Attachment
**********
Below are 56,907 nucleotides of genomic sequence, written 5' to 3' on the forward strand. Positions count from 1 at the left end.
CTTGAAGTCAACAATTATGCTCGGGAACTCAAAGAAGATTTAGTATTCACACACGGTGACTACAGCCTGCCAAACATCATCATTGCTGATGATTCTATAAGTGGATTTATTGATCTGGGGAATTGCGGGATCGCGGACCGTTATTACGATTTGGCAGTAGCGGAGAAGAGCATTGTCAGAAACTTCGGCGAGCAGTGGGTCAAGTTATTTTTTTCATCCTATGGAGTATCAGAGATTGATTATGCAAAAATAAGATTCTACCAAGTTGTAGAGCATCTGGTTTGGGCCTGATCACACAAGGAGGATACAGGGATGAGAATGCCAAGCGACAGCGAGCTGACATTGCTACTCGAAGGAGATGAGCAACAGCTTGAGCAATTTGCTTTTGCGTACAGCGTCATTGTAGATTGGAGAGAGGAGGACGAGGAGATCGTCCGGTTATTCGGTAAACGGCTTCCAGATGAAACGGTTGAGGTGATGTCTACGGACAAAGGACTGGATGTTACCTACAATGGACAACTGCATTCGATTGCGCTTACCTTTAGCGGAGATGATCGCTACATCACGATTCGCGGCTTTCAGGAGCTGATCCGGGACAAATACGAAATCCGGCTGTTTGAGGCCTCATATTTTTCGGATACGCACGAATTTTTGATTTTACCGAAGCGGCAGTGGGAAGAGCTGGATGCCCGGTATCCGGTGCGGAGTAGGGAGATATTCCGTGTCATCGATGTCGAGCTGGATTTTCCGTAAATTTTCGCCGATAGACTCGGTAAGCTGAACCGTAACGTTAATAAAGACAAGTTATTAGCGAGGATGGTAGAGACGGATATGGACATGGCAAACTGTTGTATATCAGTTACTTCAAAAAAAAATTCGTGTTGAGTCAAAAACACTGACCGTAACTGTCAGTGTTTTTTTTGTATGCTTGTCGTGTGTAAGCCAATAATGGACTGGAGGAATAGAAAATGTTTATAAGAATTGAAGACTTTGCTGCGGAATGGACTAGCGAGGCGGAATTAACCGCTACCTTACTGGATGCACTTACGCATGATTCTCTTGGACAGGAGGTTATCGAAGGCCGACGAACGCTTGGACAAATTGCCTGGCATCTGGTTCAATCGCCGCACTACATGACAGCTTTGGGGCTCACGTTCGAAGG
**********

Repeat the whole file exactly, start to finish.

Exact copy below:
Below are 56,907 nucleotides of genomic sequence, written 5' to 3' on the forward strand. Positions count from 1 at the left end.
CTTGAAGTCAACAATTATGCTCGGGAACTCAAAGAAGATTTAGTATTCACACACGGTGACTACAGCCTGCCAAACATCATCATTGCTGATGATTCTATAAGTGGATTTATTGATCTGGGGAATTGCGGGATCGCGGACCGTTATTACGATTTGGCAGTAGCGGAGAAGAGCATTGTCAGAAACTTCGGCGAGCAGTGGGTCAAGTTATTTTTTTCATCCTATGGAGTATCAGAGATTGATTATGCAAAAATAAGATTCTACCAAGTTGTAGAGCATCTGGTTTGGGCCTGATCACACAAGGAGGATACAGGGATGAGAATGCCAAGCGACAGCGAGCTGACATTGCTACTCGAAGGAGATGAGCAACAGCTTGAGCAATTTGCTTTTGCGTACAGCGTCATTGTAGATTGGAGAGAGGAGGACGAGGAGATCGTCCGGTTATTCGGTAAACGGCTTCCAGATGAAACGGTTGAGGTGATGTCTACGGACAAAGGACTGGATGTTACCTACAATGGACAACTGCATTCGATTGCGCTTACCTTTAGCGGAGATGATCGCTACATCACGATTCGCGGCTTTCAGGAGCTGATCCGGGACAAATACGAAATCCGGCTGTTTGAGGCCTCATATTTTTCGGATACGCACGAATTTTTGATTTTACCGAAGCGGCAGTGGGAAGAGCTGGATGCCCGGTATCCGGTGCGGAGTAGGGAGATATTCCGTGTCATCGATGTCGAGCTGGATTTTCCGTAAATTTTCGCCGATAGACTCGGTAAGCTGAACCGTAACGTTAATAAAGACAAGTTATTAGCGAGGATGGTAGAGACGGATATGGACATGGCAAACTGTTGTATATCAGTTACTTCAAAAAAAAATTCGTGTTGAGTCAAAAACACTGACCGTAACTGTCAGTGTTTTTTTTGTATGCTTGTCGTGTGTAAGCCAATAATGGACTGGAGGAATAGAAAATGTTTATAAGAATTGAAGACTTTGCTGCGGAATGGACTAGCGAGGCGGAATTAACCGCTACCTTACTGGATGCACTTACGCATGATTCTCTTGGACAGGAGGTTATCGAAGGCCGACGAACGCTTGGACAAATTGCCTGGCATCTGGTTCAATCGCCGCACTACATGACAGCTTTGGGGCTCACGTTCGAAGG